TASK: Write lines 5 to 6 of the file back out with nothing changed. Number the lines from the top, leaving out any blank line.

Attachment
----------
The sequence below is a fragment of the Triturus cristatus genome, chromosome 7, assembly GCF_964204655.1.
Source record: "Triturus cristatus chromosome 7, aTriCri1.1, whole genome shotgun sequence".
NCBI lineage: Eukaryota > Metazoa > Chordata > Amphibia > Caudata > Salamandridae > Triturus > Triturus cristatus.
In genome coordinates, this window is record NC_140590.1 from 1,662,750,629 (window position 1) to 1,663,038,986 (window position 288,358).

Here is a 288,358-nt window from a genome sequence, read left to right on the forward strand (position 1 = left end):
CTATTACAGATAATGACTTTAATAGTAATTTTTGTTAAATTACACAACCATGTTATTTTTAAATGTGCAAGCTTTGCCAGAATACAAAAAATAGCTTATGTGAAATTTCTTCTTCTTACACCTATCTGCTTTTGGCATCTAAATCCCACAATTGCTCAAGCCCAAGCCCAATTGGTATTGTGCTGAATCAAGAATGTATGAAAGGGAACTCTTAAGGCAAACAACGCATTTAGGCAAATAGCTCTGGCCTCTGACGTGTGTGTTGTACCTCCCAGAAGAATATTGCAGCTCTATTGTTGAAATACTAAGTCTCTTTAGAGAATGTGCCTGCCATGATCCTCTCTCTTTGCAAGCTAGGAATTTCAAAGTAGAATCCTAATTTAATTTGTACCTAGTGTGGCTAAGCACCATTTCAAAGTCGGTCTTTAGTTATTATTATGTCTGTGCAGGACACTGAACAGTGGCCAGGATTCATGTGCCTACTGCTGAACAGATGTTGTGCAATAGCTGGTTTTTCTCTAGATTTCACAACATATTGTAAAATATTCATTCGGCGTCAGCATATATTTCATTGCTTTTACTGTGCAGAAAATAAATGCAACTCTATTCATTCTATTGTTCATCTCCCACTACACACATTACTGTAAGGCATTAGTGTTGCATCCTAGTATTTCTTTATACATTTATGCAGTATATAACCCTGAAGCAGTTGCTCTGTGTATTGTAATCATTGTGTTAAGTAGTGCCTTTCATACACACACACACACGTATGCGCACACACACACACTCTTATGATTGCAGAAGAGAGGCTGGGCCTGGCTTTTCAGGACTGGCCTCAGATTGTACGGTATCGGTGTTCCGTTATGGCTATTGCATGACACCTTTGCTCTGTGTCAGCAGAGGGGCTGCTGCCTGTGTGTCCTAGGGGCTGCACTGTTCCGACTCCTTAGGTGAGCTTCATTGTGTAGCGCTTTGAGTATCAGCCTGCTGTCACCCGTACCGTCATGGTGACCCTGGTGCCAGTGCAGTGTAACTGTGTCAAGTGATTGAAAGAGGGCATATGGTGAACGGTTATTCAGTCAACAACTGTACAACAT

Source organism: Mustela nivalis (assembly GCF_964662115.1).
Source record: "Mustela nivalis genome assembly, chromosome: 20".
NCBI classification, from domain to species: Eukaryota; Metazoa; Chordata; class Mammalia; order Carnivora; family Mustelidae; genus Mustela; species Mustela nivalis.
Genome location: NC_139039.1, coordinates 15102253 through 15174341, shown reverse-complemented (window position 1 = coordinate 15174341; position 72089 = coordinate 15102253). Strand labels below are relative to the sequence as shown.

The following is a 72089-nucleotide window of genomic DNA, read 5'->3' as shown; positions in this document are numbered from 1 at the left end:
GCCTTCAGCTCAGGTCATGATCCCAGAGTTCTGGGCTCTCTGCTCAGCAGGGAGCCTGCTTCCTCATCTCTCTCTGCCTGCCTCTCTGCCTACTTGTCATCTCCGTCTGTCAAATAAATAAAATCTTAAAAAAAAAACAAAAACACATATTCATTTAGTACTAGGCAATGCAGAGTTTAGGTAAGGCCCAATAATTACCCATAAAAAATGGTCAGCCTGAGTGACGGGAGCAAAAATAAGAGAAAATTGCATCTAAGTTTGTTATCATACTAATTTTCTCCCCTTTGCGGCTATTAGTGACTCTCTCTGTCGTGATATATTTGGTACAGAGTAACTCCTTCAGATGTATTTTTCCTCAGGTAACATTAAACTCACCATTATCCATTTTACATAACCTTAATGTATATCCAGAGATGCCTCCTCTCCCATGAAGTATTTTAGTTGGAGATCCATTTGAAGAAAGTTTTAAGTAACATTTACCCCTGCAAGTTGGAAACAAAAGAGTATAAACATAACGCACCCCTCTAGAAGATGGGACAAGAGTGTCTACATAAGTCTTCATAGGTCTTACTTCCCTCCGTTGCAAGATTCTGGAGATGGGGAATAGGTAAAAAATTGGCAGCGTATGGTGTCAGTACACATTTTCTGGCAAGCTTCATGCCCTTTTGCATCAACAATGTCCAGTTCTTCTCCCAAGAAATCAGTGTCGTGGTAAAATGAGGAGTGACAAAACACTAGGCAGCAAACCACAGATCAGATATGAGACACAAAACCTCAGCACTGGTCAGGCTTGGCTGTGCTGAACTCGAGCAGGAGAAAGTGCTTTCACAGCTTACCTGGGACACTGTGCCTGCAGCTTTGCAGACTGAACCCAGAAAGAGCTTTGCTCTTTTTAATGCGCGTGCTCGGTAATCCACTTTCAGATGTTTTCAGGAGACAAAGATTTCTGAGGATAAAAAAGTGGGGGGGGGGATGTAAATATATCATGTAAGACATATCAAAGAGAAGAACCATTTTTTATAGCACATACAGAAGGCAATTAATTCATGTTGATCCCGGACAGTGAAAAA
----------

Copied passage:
Here is a 288,358-nt window from a genome sequence, read left to right on the forward strand (position 1 = left end):
CTATTACAGATAATGACTTTAATAGTAATTTTTGTTAAATTACACAACCATGTTATTTTTAAATGTGCAAGCTTTGCCAGAATACAAAAAATAGCTTATGTGAAATTTCTTCTTCTTACACCTATCTGCTTTTGGCATCTAAATCCCACAATTGCTCAAGCCCAAGCCCAATTGGTATTGTGCTGAATCAAGAATGTATGAAAGGGAACTCTTAAGGCAAACAACGCATTTAGGCAAATAGCTCTGGCCTCTGACGTGTGTGTTGTACCTCCCAGAAGAATATTGCAGCTCTATTGTTGAAATACTAAGTCTCTTTAGAGAATGTGCCTGCCATGATCCTCTCTCTTTGCAAGCTAGGAATTTCAAAGTAGAATCCTAATTTAATTTGTACCTAGTGTGGCTAAGCACCATTTCAAAGTCGGTCTTTAGTTATTATTATGTCTGTGCAGGACACTGAACAGTGGCCAGGATTCATGTGCCTACTGCTGAACAGATGTTGTGCAATAGCTGGTTTTTCTCTAGATTTCACAACATATTGTAAAATATTCATTCGGCGTCAGCATATATTTCATTGCTTTTACTGTGCAGAAAATAAATGCAACTCTATTCATTCTATTGTTCATCTCCCACTACACACATTACTGTAAGGCATTAGTGTTGCATCCTAGTATTTCTTTATACATTTATGCAGTATATAACCCTGAAGCAGTTGCTCTGTGTATTGTAATCATTGTGTTAAGTAGTGCCTTTCATACACACACACACACGTATGCGCACACACACACACTCTTATGATTGCAGAAGAGAGGCTGGGCCTGGCTTTTCAGGACTGGCCTCAGATTGTACGGTATCGGTGTTCCGTTATGGCTATTGCATGACACCTTTGCTCTGTGTCAGCAGAGGGGCTGCTGCCTGTGTGTCCTAGGGGCTGCACTGTTCCGACTCCTTAGGTGAGCTTCATTGTGTAGCGCTTTGAGTATCAGCCTGCTGTCACCCGTACCGTCATGGTGACCCTGGTGCCAGTGCAGTGTAACTGTGTCAAGTGATTGAAAGAGGGCATATGGTGAACGGTTATTCAGTCAACAACTGTACAACAT